London Theater Review: Maggie Smith in ‘A German Life’

How helpful are warnings from history? Two years ago, in February 2017, Amazon briefly sold out its entire stock of Hannah Arendt’s 500-page treatise, “The Origins of Totalitarianism.” In it, the German-born philosopher surveys the conditions that gave rise to Nazi rule, charting fascism’s incremental creep. Social shifts are slow, sometimes too slow to spot, let alone stop. Liberty gets lost, bit by bit, as if to longshore drift. To arm ourselves against any repetition, we must remain alert to the telltale signs. Art can act as an alarm call.

Christopher Hampton’s play “A German Life” wants to be just that. It even breaks out Maggie Smith in case of emergencies, deploying the 84-year-old to pull in a crowd to hear a history lesson that chimes, alarmingly, with our own times. She plays Brunhilde Pomsel, an elderly German woman who, in her youth, wound up working as a secretary for Joseph Goebbels at the Ministry of Propaganda. Her shorthand skills led her there, rather than any ideological sympathies — or so she says. She was, indeed, an “apolitical youth”; another ordinary German carried along on unstoppable socio-political currents.

Hers is an on-the-ground, eyewitness account, a first-person recollection of the way Nazism took hold. Hampton’s script streamlines the testimonial Pomsel committed to camera, aged 104, for German filmmakers Christian Krönes and Florian Weigensamer. If it’s largely linear, following a familiar trajectory from WWI through to the Third Reich itself, it’s set apart by privileging the personal over the political. Pomsel glances off significant historical events — forgetting the name of Kristallnacht, for instance, or handling the hyperinflation of the 1920s in a single sentence — to elevate her own experiences: friendships, family crises, first jobs and first loves.

It’s a reminder that history only coheres in hindsight. In the moment, it is always uncertain and up for grabs and, while we spot glimpses of the gathering storm — Pomsel’s brothers stomp off in their brown shirts — she remained fairly oblivious herself. Totalitarianism seems to hide in plain sight, just visible but unstoppable, a new uneasy norm. Right now, it’s a reminder we need: contemporary echoes — a hounded press, thuggist mobs on the street, open and unchallenged anti-Semitism — ping off the stage.

British theater’s been here before, of late, and with far more theatrical flair.  Roland Schimmelpfennig’s “Winter Solstice” watched a war criminal throw off his sheep’s clothing, while “Effigies of Wickedness” made a cabaret of curiosities out of songs the Nazis banned. “A German Life” largely states its case rather than showing it, bar Anna Flieschle’s design: a parquet floor that shifts underfoot like tectonic plates, as Jon Clark’s lighting dims to a chilly darkness, wrenching an elderly woman out of her homely context and into an abstract void — an example to us all, perhaps, or else the epitome of the banality of evil.

Indeed, Smith plays Pomsel as she might one of Alan Bennett’s “Talking Heads” monologues: wryly ironic and wanly gossipy. It’s a performance that combines the knowingness of hindsight with the naivety of youth, blasé enough to catch you off-guard when the magnitude of events suddenly cuts through. “Isn’t it funny,” she muses, stroking her silk scarf. “The things you can’t remember and the things you’ll never forget.”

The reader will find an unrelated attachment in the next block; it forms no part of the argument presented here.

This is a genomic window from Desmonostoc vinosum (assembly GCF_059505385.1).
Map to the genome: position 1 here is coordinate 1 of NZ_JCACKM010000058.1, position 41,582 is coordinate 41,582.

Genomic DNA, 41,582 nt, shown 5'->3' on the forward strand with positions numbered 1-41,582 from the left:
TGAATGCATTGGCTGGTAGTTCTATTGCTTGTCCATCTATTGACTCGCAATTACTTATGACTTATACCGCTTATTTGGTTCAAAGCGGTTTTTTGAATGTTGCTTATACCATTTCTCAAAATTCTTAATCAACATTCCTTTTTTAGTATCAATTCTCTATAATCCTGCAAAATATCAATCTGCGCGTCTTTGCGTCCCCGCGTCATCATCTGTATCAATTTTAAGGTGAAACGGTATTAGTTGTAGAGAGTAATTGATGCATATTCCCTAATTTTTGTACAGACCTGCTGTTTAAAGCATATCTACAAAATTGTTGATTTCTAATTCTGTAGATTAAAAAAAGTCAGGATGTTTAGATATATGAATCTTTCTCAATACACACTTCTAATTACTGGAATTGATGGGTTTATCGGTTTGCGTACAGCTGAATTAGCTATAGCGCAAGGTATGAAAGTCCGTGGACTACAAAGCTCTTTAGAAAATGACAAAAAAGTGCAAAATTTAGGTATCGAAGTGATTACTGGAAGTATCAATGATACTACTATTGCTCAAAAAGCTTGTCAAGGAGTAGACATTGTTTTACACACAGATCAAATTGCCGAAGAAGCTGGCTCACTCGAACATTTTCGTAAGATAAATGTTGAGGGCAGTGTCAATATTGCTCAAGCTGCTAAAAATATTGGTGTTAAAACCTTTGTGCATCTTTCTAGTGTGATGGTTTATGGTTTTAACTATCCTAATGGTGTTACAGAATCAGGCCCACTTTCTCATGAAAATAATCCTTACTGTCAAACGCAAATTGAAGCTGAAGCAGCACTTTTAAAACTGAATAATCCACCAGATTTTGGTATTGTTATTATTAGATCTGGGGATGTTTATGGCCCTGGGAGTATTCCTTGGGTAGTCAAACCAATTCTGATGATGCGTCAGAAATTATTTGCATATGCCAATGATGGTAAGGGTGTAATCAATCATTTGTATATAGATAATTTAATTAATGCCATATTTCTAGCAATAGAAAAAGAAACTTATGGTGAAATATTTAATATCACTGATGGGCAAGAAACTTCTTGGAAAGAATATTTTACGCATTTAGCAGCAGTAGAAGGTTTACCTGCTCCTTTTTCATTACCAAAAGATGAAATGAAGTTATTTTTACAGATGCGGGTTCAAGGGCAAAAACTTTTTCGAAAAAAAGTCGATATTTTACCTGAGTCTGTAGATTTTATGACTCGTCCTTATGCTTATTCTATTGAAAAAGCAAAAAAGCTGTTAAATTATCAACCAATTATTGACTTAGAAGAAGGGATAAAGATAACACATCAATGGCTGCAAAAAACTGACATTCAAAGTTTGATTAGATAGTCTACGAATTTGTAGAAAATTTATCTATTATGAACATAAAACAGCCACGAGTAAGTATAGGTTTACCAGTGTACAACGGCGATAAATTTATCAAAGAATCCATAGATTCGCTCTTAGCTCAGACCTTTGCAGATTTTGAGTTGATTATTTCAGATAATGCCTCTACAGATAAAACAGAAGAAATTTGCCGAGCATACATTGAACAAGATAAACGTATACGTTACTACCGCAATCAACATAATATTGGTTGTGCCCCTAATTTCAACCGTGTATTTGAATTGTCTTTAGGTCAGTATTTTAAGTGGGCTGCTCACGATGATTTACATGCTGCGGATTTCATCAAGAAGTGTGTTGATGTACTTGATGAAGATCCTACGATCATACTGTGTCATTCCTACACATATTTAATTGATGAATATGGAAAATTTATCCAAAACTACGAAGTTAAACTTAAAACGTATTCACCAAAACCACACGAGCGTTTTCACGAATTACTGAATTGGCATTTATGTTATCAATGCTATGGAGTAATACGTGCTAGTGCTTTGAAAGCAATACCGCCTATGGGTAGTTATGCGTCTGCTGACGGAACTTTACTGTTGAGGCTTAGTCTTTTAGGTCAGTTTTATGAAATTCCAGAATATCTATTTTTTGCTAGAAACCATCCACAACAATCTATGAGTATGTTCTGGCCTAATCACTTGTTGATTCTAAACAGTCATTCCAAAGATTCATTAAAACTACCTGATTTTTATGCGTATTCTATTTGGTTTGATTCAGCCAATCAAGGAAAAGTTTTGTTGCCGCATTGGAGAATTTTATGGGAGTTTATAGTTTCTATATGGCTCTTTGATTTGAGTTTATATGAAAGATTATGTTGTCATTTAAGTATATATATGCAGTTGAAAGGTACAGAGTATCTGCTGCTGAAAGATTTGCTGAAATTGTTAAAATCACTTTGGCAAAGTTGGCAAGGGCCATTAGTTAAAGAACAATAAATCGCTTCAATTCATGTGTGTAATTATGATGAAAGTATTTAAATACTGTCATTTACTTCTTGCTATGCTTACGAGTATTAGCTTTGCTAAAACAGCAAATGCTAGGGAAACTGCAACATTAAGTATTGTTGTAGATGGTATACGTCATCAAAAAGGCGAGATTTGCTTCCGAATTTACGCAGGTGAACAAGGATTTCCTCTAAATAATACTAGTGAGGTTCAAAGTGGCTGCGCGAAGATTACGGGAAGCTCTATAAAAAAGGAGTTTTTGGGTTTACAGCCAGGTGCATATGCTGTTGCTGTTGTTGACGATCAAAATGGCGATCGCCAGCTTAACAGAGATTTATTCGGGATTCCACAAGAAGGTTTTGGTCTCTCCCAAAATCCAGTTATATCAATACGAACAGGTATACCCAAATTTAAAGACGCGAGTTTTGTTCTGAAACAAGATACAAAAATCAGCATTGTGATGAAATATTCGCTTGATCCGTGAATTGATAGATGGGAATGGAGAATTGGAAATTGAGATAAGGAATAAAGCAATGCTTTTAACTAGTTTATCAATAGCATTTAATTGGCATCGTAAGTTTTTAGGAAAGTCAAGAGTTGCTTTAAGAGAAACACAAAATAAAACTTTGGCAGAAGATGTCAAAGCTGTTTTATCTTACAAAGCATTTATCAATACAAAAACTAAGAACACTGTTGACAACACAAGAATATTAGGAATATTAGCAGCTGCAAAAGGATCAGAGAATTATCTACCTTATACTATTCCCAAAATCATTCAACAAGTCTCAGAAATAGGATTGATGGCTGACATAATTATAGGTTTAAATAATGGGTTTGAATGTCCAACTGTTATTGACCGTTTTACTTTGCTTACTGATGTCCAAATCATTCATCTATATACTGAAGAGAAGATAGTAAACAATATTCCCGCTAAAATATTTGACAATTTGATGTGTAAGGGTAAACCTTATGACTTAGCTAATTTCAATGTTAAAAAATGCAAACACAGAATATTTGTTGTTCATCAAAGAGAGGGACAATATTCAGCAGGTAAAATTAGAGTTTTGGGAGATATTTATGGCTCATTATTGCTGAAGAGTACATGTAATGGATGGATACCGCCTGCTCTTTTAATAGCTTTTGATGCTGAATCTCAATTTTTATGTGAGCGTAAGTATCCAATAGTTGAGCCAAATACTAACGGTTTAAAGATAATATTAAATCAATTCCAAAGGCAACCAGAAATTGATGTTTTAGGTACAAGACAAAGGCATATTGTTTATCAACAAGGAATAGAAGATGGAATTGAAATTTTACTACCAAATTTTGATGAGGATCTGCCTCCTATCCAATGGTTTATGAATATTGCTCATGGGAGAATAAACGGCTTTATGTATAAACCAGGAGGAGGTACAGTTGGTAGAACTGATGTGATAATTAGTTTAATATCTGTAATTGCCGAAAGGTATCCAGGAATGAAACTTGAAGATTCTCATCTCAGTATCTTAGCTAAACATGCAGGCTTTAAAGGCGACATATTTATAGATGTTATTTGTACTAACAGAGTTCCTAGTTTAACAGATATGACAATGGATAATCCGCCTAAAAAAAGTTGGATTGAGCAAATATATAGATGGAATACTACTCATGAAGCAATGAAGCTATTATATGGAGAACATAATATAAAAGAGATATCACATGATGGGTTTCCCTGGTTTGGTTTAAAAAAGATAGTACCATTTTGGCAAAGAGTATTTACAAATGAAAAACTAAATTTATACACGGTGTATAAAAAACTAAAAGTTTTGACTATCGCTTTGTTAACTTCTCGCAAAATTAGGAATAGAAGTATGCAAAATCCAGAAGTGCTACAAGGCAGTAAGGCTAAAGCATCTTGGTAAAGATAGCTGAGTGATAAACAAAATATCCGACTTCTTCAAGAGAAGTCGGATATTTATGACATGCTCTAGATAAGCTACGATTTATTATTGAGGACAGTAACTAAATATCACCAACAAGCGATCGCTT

All of which makes “A German Life” more elegant than it is engaging. It’s best watched, like an eclipse, by looking to one side. Seen in that way, it becomes a meditation on memory and history, each as unreliable as the other. A reminder never to forget the past, Pomsel’s lapses prove just how easy that is. Indeed, history leaves gaps of its own. Hers is an unusual perspective, largely written out: a female lens on the Fatherland. Nazism excluded women from public and political life and its ideological is rigidly masculine. Pomsel remains (at least ostensibly) unseduced by it, resisting the rush of testosterone at rallies that, to her, consisted of “a load of men with B.O.” Goebbels himself she cuts down to size: good-looking but too short to be attractive, a “demented midget” when at the podium.

The question, left hanging by director Jonathan Kent’s production, is whether we believe her. When Pomsel pleads naivety as an excuse for complicity, or denies all knowledge of the Holocaust, is she telling the truth? What about the moments her memory misses out? It’s here that the difference between a recorded testimony and a reenacted one makes itself felt. To what extent is Pomsel performing? Is she sticking to a script? “A German Life” remains uneasily ambiguous. It contains contradictions and leaves out key details until the very last. Pomsel was, don’t forget, a professional propagandist. How often do they tell the truth?

As a direct warning, however, there’s not a lot we don’t already know, either from aphorisms or from Hannah Arendt. Fascism doesn’t turn up in fancy dress. “The sad truth,” Arendt wrote, “is that most evil is done by people who never make up their mind to be good or evil.” Brunhilde Pomsel is a case in point. Any one of us could be, even now.